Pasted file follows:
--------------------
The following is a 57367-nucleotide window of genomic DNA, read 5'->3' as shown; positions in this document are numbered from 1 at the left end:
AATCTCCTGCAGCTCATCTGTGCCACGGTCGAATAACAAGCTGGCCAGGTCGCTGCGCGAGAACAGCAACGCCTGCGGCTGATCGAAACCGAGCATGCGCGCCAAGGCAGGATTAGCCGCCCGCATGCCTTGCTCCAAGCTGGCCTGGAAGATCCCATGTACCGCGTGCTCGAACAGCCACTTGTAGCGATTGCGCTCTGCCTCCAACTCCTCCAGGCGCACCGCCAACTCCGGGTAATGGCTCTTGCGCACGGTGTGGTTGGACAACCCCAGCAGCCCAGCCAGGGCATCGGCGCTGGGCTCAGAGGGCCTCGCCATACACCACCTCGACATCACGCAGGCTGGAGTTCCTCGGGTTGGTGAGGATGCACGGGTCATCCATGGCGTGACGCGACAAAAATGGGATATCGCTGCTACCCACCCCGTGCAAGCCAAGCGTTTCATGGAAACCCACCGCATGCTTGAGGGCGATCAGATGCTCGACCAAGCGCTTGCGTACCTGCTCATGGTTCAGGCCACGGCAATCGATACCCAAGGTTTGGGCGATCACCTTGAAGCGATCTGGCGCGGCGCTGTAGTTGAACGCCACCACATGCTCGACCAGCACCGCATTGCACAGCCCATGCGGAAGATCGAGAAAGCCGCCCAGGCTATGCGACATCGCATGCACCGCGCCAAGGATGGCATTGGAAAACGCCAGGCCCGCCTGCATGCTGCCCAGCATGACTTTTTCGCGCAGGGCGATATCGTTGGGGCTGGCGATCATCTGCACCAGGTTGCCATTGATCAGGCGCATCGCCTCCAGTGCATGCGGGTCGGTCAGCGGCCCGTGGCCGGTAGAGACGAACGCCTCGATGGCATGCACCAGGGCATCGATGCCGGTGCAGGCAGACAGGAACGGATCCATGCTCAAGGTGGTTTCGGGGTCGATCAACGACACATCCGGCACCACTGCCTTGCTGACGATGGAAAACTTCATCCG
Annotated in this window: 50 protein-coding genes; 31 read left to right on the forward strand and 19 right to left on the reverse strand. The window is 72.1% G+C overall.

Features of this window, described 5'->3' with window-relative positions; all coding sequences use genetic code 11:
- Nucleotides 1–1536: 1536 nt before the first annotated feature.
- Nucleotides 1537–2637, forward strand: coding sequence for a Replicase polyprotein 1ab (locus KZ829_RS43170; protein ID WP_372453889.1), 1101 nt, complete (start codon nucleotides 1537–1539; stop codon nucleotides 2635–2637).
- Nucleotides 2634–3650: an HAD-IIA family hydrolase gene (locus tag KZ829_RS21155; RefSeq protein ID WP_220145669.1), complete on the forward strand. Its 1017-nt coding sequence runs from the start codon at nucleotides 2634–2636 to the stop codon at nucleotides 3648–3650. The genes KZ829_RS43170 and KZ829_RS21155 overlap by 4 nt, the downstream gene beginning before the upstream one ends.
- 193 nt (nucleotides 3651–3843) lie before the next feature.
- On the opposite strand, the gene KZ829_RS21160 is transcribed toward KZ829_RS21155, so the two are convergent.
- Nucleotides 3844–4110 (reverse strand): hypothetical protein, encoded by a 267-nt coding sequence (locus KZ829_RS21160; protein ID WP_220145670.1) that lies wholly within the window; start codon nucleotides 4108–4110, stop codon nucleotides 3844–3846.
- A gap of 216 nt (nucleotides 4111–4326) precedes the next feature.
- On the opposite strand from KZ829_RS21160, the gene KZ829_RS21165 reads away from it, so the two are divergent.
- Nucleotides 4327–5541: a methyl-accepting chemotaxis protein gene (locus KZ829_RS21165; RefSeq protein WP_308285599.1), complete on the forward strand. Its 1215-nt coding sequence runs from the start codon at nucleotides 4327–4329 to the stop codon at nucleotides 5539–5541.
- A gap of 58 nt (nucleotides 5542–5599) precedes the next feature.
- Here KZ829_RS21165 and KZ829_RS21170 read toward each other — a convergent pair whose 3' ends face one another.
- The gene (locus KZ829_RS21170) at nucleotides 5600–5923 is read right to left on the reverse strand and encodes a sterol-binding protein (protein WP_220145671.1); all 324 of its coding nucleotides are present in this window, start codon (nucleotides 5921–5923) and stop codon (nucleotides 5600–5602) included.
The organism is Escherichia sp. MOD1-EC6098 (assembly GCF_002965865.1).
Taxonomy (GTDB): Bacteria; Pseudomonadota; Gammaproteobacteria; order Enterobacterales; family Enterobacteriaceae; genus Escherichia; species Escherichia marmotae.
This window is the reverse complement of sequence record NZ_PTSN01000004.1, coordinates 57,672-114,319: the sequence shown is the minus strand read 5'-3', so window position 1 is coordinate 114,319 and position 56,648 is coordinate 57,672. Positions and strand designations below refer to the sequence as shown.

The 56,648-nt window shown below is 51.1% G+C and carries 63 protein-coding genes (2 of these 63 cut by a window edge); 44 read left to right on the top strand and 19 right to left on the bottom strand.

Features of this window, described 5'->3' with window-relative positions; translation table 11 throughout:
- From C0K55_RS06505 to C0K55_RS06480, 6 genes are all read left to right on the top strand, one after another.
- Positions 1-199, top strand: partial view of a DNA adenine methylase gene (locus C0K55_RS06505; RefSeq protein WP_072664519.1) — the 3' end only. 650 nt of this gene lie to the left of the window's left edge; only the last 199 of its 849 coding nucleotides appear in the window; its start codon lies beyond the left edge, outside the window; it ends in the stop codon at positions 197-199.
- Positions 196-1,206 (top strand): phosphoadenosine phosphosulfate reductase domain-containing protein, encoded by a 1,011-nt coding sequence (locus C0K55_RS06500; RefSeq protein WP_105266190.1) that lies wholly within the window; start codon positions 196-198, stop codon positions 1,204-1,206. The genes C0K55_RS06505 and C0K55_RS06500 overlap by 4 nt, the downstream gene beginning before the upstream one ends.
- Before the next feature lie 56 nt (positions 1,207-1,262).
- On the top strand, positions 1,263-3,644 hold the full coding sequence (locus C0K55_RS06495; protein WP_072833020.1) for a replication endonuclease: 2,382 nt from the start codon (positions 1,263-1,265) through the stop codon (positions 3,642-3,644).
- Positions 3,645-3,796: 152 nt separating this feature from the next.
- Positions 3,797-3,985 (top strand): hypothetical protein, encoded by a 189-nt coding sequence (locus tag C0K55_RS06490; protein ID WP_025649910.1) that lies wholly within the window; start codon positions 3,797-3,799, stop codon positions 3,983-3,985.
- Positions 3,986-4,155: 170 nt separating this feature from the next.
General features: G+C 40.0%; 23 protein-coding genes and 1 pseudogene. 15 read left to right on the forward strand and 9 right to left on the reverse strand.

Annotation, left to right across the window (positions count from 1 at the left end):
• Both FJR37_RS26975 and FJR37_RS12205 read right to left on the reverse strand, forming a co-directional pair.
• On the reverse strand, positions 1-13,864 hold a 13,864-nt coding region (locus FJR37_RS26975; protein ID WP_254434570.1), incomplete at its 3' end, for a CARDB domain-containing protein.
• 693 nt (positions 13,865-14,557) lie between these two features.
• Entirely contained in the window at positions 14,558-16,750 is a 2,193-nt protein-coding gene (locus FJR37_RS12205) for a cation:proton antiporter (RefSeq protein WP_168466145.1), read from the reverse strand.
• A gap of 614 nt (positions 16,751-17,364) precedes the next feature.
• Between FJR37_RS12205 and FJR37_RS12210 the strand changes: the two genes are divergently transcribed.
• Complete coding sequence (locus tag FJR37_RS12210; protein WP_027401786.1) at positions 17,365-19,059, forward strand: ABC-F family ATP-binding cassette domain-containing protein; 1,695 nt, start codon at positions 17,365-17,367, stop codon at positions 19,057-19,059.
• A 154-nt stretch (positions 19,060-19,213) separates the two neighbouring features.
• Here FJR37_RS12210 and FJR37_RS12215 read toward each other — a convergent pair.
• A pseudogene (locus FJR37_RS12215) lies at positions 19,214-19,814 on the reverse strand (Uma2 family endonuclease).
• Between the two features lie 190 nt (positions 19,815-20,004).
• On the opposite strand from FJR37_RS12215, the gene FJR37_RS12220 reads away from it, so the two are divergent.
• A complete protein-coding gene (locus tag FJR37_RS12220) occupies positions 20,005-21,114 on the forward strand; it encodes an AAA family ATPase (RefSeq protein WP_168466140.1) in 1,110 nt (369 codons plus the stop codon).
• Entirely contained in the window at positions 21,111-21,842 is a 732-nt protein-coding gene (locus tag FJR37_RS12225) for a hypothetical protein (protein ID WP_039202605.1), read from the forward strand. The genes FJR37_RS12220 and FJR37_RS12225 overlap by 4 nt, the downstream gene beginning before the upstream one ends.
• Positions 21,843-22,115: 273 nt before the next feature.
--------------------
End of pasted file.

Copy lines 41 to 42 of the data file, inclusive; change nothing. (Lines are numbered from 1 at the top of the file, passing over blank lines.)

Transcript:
• A pseudogene (locus FJR37_RS12215) lies at positions 19,214-19,814 on the reverse strand (Uma2 family endonuclease).
• Between the two features lie 190 nt (positions 19,815-20,004).